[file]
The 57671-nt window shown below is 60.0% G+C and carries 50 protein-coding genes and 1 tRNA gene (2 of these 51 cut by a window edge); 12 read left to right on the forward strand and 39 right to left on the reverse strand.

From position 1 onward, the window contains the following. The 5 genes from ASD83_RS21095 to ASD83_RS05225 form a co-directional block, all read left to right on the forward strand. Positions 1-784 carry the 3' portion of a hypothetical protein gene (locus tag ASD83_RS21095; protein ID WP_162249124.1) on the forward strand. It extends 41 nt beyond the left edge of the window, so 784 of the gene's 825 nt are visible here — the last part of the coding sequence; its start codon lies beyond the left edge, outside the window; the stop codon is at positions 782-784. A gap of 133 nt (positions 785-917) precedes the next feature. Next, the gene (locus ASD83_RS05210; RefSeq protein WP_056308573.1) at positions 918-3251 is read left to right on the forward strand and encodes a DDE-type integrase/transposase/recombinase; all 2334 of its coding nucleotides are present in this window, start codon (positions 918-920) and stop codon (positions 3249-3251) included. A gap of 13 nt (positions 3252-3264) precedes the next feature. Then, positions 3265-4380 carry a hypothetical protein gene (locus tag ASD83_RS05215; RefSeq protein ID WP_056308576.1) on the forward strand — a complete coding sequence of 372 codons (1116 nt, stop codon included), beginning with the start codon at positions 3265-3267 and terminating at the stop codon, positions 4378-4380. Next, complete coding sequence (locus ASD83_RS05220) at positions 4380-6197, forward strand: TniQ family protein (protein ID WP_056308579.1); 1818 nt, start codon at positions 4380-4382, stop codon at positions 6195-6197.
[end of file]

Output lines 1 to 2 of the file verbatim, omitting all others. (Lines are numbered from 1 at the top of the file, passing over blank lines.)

The 57671-nt window shown below is 60.0% G+C and carries 50 protein-coding genes and 1 tRNA gene (2 of these 51 cut by a window edge); 12 read left to right on the forward strand and 39 right to left on the reverse strand.

From position 1 onward, the window contains the following. The 5 genes from ASD83_RS21095 to ASD83_RS05225 form a co-directional block, all read left to right on the forward strand. Positions 1-784 carry the 3' portion of a hypothetical protein gene (locus tag ASD83_RS21095; protein ID WP_162249124.1) on the forward strand. It extends 41 nt beyond the left edge of the window, so 784 of the gene's 825 nt are visible here — the last part of the coding sequence; its start codon lies beyond the left edge, outside the window; the stop codon is at positions 782-784. A gap of 133 nt (positions 785-917) precedes the next feature. Next, the gene (locus ASD83_RS05210; RefSeq protein WP_056308573.1) at positions 918-3251 is read left to right on the forward strand and encodes a DDE-type integrase/transposase/recombinase; all 2334 of its coding nucleotides are present in this window, start codon (positions 918-920) and stop codon (positions 3249-3251) included. A gap of 13 nt (positions 3252-3264) precedes the next feature. Then, positions 3265-4380 carry a hypothetical protein gene (locus tag ASD83_RS05215; RefSeq protein ID WP_056308576.1) on the forward strand — a complete coding sequence of 372 codons (1116 nt, stop codon included), beginning with the start codon at positions 3265-3267 and terminating at the stop codon, positions 4378-4380. Next, complete coding sequence (locus ASD83_RS05220) at positions 4380-6197, forward strand: TniQ family protein (protein ID WP_056308579.1); 1818 nt, start codon at positions 4380-4382, stop codon at positions 6195-6197.